Each summer, the ICAST show serves as a place and time to gauge the status of our industry. To reflect, if you will, on the progress weíve made toward fooling fish and reducing the amount of effort needed to do so. Occasionally, a key product is released that revolutionizes the industry; more often, thereís inventors trying too hard. However, itís the general feel of the whole event that interests me most.

This yearís vibe can be summed up in one word: business. The fishing business remains strong in terms of dollars, and major manufacturers were ready to wheel and deal at the show. The feeling was apparent by the design of many booths: I saw one apparel dealer with more conference tables than shirts. In fact, the desire to see a bunch of new gear new left me short-changed. Sadly, ICAST had become a boardroom.

I did find a couple of gems, as well as some laughable flops. The Best of Show-winning BOTE paddle board was incredibly cool; I could imagine terrorizing a few redfish with that. Always a junkie for life-like plastic, I found large numbers of swimbaits capable of aiding me in my big-bass obsession. Lunkerhuntís new Fetch, designed by Matt Arey, grabbed my attention. It may be the softest plastic Iíve ever touched.

Of course, there were a few farcical moments that left everyone talking. A bucket took the prize for best boating accessory Ė beating out true innovations like a 15-foot shallow water anchor. And, as usual, the ICAST voters continued along their path of obsession with lures that represent terrestrial animals, as a bat won the best freshwater hard bait. Yes, you read it right. A bat lure.

But, all in all, ICAST is always a treat. Having the show here in Florida affords me a quick visit from industry friends for a few days of fishing prior to getting set up. Making time to goof off inevitably creates lots of laughs and unforgettable memories.

However, this year presented an unplanned occurrence that topped all else. So defined was its presence that itís taken nearly a week to turn my thoughts to words. Even still, I struggle to describe the gravity of the situation.

I had lunch with Zona.

Now, I know what youíre thinking: Iím using my journalistic freedom here to poke fun at a friend. Maybe I am. But perhaps itís more than that.

Zona and I first met while each trying to figure out life. I had just quit the only regular job Iíd ever had, attempting to scratch a living from the fishing industry in any way possible. He was doing the same, selling bass boats to support a new family. Each of us seemed thrust into adulthood well before its time, though Zona went first.

We both competed in the newly formed FLW EverStart circuit, as the Northern Division brought big-money events close to home. My performance consisted of monumental peaks and valleys, while Zona was rock-solid everywhere we went. He was easily the best there was on that trail. Travels took us to new towns where weíd occasionally meet up for dinner Ė even back then Zona, was hard to pin down. Always popular.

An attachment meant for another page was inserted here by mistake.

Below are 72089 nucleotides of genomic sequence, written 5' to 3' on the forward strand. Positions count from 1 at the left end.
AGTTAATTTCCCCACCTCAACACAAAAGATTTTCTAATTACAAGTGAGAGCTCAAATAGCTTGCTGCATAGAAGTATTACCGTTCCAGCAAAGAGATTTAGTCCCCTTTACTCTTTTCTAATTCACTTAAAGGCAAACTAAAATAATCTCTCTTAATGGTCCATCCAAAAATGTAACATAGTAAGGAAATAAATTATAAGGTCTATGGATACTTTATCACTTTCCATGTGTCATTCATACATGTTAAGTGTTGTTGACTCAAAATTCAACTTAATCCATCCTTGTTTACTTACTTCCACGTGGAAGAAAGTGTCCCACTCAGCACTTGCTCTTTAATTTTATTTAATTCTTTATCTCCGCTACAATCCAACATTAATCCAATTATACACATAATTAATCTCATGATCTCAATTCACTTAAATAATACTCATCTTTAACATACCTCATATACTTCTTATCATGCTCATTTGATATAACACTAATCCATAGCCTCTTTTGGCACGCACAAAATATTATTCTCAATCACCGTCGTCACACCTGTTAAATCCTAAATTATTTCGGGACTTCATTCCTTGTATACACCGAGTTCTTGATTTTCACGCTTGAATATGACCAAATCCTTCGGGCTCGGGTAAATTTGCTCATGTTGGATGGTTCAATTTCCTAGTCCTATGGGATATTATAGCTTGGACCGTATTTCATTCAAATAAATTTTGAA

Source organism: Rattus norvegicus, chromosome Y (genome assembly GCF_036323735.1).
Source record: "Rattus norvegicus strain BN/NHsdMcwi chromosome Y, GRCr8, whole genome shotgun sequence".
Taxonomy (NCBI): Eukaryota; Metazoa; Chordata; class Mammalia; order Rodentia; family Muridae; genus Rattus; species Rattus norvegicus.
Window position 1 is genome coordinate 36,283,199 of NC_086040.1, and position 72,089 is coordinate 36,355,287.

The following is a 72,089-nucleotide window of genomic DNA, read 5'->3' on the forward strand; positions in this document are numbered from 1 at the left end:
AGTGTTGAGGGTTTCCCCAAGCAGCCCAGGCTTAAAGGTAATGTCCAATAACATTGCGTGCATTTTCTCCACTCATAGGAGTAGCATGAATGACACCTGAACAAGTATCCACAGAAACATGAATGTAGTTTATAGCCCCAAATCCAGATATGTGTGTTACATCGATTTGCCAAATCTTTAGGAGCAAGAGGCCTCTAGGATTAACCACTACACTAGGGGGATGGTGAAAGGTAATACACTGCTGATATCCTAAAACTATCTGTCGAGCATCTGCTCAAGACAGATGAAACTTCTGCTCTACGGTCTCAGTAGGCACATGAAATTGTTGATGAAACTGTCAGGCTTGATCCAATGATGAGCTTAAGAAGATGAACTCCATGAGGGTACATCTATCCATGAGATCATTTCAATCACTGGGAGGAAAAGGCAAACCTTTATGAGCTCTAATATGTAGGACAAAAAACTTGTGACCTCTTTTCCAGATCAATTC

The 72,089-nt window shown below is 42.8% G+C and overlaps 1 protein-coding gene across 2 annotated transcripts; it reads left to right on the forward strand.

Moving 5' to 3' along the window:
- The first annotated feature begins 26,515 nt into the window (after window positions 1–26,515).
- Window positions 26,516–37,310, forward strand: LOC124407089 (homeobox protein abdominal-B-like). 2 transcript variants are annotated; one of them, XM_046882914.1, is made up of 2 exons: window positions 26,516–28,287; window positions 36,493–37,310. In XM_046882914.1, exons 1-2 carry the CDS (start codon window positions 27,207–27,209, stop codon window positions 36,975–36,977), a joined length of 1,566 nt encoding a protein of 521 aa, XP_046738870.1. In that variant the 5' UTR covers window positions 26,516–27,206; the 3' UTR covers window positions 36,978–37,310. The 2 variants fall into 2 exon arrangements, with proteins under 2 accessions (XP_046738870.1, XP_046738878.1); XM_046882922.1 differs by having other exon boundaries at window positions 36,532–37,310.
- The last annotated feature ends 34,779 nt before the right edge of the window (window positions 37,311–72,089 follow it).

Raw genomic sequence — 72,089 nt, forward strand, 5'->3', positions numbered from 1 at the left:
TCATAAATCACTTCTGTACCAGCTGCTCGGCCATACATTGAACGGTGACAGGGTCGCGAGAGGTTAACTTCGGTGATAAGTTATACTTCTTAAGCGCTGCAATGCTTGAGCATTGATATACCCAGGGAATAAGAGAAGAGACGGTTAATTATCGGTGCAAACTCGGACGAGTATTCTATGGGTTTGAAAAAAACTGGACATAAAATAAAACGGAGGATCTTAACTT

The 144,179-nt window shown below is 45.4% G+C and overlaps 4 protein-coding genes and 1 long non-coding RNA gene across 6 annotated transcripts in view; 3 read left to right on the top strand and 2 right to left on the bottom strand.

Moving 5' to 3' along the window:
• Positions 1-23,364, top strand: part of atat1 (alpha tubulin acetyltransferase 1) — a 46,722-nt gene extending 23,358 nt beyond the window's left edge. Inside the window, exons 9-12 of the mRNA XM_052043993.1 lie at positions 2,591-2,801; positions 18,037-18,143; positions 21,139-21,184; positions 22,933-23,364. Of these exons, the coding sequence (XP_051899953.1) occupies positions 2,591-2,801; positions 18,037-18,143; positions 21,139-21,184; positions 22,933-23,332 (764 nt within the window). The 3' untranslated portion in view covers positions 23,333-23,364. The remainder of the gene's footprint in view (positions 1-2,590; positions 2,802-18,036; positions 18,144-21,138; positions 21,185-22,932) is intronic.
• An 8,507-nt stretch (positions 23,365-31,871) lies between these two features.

Occasionally in our lives, we meet people whom we wish we could be around more. Itís a strange but notable feeling, as those individuals seem to bring out the best in us, or possibly a lighter side. Mark Zona is on a short list of those people for me.

Over the next 20 or so years, each of us developed our lives into what we wanted them to be. Iíve always been too scattered Ė and overwhelmingly addicted to the outdoors Ė to dedicate too much time to work. Zona found his calling on television and hammered out a monumental, truly motivational career.

Zona is never ďoffĒ. The guy you see on television Ė that person who seems entirely too excited about the most mundane things Ė thatís just Zona being a little more Zona than normal. But itís always in there, and you never know when itís going to pop out and turn a routine stop at the gas station into an immature, silly, awkward culture shock.

I love every minute of it.

I went into ICAST a bit nervous, a bit apprehensive about the direction the fishing industry is headed, and where Iíll find my place in the upcoming years. Business moves so fast in todayís world; companies are bought and sold even before employees know what hit them. Insecurity has replaced handshakes.

But one hour on Thursday put me back in place; Zona doesnít give you a choice in that department. You get up and get with it, no matter what happened the day before, or whatís to come tomorrow.

Zona defines "the life of the party." To this day, after 20 years of friendship, Iíve never seen him in an outwardly bad mood. Not once. Whether he realizes it or not, he brings smiles to more people than heíll ever know. Many of them donít even fish.

But thatís the point.

(Joe Balog is the often-outspoken owner of Millennium Promotions, Inc., an agency operating in the fishing and hunting industries. A former Bassmaster Open and EverStart Championship winner, he's best known for his big-water innovations and hardcore fishing style. He's a popular seminar speaker, product designer and author, and is considered one of the most influential smallmouth fishermen of modern times.)